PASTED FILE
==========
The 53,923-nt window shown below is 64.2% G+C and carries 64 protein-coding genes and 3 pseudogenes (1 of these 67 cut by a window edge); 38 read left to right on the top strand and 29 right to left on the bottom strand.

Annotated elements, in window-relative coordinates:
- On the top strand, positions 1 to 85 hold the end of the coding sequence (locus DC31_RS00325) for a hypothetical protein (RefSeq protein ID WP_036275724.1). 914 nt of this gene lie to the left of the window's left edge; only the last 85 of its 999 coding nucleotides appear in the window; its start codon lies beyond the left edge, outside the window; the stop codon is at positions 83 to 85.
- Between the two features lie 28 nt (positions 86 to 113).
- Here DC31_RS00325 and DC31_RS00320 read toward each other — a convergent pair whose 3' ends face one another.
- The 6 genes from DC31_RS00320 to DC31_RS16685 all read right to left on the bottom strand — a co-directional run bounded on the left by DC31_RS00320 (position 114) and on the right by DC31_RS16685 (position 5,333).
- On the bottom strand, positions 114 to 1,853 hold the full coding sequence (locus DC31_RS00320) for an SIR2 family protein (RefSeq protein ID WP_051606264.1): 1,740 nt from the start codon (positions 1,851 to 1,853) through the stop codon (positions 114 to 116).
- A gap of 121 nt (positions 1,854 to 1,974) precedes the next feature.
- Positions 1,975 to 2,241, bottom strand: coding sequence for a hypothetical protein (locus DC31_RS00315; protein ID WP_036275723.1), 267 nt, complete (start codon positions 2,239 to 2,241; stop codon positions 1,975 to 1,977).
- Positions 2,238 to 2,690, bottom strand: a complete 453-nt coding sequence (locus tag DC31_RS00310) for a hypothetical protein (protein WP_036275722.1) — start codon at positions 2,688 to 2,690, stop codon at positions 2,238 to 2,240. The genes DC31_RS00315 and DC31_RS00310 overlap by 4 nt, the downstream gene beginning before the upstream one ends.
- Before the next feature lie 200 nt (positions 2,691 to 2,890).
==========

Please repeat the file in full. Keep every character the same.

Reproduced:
The 53,923-nt window shown below is 64.2% G+C and carries 64 protein-coding genes and 3 pseudogenes (1 of these 67 cut by a window edge); 38 read left to right on the top strand and 29 right to left on the bottom strand.

Annotated elements, in window-relative coordinates:
- On the top strand, positions 1 to 85 hold the end of the coding sequence (locus DC31_RS00325) for a hypothetical protein (RefSeq protein ID WP_036275724.1). 914 nt of this gene lie to the left of the window's left edge; only the last 85 of its 999 coding nucleotides appear in the window; its start codon lies beyond the left edge, outside the window; the stop codon is at positions 83 to 85.
- Between the two features lie 28 nt (positions 86 to 113).
- Here DC31_RS00325 and DC31_RS00320 read toward each other — a convergent pair whose 3' ends face one another.
- The 6 genes from DC31_RS00320 to DC31_RS16685 all read right to left on the bottom strand — a co-directional run bounded on the left by DC31_RS00320 (position 114) and on the right by DC31_RS16685 (position 5,333).
- On the bottom strand, positions 114 to 1,853 hold the full coding sequence (locus DC31_RS00320) for an SIR2 family protein (RefSeq protein ID WP_051606264.1): 1,740 nt from the start codon (positions 1,851 to 1,853) through the stop codon (positions 114 to 116).
- A gap of 121 nt (positions 1,854 to 1,974) precedes the next feature.
- Positions 1,975 to 2,241, bottom strand: coding sequence for a hypothetical protein (locus DC31_RS00315; protein ID WP_036275723.1), 267 nt, complete (start codon positions 2,239 to 2,241; stop codon positions 1,975 to 1,977).
- Positions 2,238 to 2,690, bottom strand: a complete 453-nt coding sequence (locus tag DC31_RS00310) for a hypothetical protein (protein WP_036275722.1) — start codon at positions 2,688 to 2,690, stop codon at positions 2,238 to 2,240. The genes DC31_RS00315 and DC31_RS00310 overlap by 4 nt, the downstream gene beginning before the upstream one ends.
- Before the next feature lie 200 nt (positions 2,691 to 2,890).